* 75 pct of Monte Paschi lending pool stock on loan
* The most in demand stock for shortselling on FTSE MIB
* Monte Paschi has revealed big losses on derivatives
By Laurence Fletcher
LONDON, Feb 3 Big-name London hedge funds Odey
Asset Management and Egerton Capital are among those upping
their bets against Monte dei Paschi di Siena in recent
days, after revelations the troubled Italian bank faces heavy
Italy's third-biggest bank is under investigation for an
opaque series of derivatives and structured finance contracts
between 2007 and 2009 that could cost it 720 million euros. The
scandal surrounding the world's oldest bank, which is already in
need of a 3.9 billion euro ($5.34 billion) state bailout, has
become a campaign issue three weeks before Italy holds national
Shares in the Monte Paschi are now the most in demand in
Italy's FTSE MIB blue-chip index for short-selling by
hedge funds, with 75 percent of those of its shares available to
borrow - the "lending pool" supplied by institutional investors
- now out on loan, according to data group Markit.
That so-called utilisation rate for short-selling - selling
borrowed stocks in the hope the share price will fall so they
can be bought back more cheaply - has picked up sharply from
below 52 percent on Jan. 23.
Prime brokers, who provide finance and lend stock to hedge
funds, have had to meet some of the demand for shares in the
540-year-old Tuscan lender from their own supplies, such has
been the interest from short-sellers. France's Peugeot
, one of the carmakers hardest hit by the industry's
tumbling sales in Europe, is in the same boat.
Egerton, based in London's upmarket Mayfair district, has
been aggressively increasing its short bet. It took a short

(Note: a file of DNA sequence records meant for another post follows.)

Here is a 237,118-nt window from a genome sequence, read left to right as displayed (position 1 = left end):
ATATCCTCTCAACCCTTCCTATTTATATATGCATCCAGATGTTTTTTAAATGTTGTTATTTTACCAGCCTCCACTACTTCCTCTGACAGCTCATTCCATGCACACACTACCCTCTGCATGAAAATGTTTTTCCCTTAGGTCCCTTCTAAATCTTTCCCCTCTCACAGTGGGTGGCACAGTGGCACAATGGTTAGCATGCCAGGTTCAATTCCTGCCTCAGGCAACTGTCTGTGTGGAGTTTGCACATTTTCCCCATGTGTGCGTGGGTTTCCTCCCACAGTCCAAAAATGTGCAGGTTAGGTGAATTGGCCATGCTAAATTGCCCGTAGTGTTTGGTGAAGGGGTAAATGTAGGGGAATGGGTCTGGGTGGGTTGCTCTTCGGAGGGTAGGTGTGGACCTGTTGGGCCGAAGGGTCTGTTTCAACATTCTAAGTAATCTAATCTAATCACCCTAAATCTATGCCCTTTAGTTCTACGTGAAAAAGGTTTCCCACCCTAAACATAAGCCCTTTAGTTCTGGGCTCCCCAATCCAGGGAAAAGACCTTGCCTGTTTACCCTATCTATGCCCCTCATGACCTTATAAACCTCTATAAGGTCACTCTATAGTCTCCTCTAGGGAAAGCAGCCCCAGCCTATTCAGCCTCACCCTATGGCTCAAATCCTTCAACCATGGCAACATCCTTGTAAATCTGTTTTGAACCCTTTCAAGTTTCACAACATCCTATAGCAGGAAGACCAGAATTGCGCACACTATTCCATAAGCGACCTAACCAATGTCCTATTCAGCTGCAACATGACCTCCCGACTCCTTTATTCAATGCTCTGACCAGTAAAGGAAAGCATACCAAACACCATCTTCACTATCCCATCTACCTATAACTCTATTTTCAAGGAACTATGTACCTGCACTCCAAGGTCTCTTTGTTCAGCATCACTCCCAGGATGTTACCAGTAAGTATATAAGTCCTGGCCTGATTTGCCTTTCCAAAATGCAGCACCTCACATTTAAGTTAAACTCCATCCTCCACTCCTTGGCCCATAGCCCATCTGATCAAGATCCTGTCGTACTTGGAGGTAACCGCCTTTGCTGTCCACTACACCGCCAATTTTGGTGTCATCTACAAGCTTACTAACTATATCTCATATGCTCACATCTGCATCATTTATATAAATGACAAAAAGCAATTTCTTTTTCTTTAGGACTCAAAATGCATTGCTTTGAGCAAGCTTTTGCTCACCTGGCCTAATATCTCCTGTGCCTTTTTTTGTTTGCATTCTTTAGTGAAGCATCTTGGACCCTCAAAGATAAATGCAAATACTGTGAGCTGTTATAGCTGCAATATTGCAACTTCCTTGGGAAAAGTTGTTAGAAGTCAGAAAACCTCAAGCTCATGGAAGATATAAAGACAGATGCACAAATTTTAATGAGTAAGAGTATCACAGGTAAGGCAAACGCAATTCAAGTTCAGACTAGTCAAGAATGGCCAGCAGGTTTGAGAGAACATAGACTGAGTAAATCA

position of 0.68 percent of Monte Paschi on Jan. 24, according
to the website of Italian regulator Consob, and had increased
this to 0.97 percent by Friday.
Meanwhile Odey, headed by high-profile manager Crispin Odey,
also took a position of 0.57 percent on Jan. 24.
Boston-based Wellington Management Company, meanwhile, has
held a short position since before the bank's complex and
loss-making derivatives transactions came to light late last
month, but increased its position to 0.7 percent on Jan. 23.
Egerton Capital and Wellington declined to comment. Odey did
not respond to requests for comment.
Short interest in Monte Paschi, as measured by utilisation,
hit a year-high towards the end of last year but fell back
sharply in January as its shares rallied.
So far short-sellers' bets are unlikely to have paid off;
though the shares fell heavily at the end of January and lost
another 5.9 percent to 0.232 euros on Friday, they made gains
earlier in January so are still slightly above their closing
level at the end of last year.
"This stock has been in short-sellers' sights for some
time," said Alex Brog, director at Markit. "Up until recently,
however, shorts were covering their positions, until the recent